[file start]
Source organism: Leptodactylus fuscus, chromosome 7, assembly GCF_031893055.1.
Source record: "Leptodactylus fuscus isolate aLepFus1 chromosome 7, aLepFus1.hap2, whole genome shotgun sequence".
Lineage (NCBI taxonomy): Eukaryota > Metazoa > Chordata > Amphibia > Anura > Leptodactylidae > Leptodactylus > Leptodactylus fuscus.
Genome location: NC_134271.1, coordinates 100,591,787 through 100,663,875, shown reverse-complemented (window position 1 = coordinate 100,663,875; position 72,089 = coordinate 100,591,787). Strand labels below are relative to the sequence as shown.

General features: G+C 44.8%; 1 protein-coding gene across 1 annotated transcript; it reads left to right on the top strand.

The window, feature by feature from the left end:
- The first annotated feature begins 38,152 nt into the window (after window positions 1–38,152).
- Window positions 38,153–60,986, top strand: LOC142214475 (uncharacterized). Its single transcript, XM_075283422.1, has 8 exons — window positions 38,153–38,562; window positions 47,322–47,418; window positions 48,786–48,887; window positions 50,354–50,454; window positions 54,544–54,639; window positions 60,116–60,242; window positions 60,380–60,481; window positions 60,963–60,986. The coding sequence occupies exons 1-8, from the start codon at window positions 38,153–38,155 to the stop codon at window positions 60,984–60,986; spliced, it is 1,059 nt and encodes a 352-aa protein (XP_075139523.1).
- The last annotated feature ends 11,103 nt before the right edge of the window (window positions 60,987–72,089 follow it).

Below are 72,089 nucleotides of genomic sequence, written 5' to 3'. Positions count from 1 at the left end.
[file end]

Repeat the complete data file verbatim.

Source organism: Leptodactylus fuscus, chromosome 7, assembly GCF_031893055.1.
Source record: "Leptodactylus fuscus isolate aLepFus1 chromosome 7, aLepFus1.hap2, whole genome shotgun sequence".
Lineage (NCBI taxonomy): Eukaryota > Metazoa > Chordata > Amphibia > Anura > Leptodactylidae > Leptodactylus > Leptodactylus fuscus.
Genome location: NC_134271.1, coordinates 100,591,787 through 100,663,875, shown reverse-complemented (window position 1 = coordinate 100,663,875; position 72,089 = coordinate 100,591,787). Strand labels below are relative to the sequence as shown.

General features: G+C 44.8%; 1 protein-coding gene across 1 annotated transcript; it reads left to right on the top strand.

The window, feature by feature from the left end:
- The first annotated feature begins 38,152 nt into the window (after window positions 1–38,152).
- Window positions 38,153–60,986, top strand: LOC142214475 (uncharacterized). Its single transcript, XM_075283422.1, has 8 exons — window positions 38,153–38,562; window positions 47,322–47,418; window positions 48,786–48,887; window positions 50,354–50,454; window positions 54,544–54,639; window positions 60,116–60,242; window positions 60,380–60,481; window positions 60,963–60,986. The coding sequence occupies exons 1-8, from the start codon at window positions 38,153–38,155 to the stop codon at window positions 60,984–60,986; spliced, it is 1,059 nt and encodes a 352-aa protein (XP_075139523.1).
- The last annotated feature ends 11,103 nt before the right edge of the window (window positions 60,987–72,089 follow it).

Below are 72,089 nucleotides of genomic sequence, written 5' to 3'. Positions count from 1 at the left end.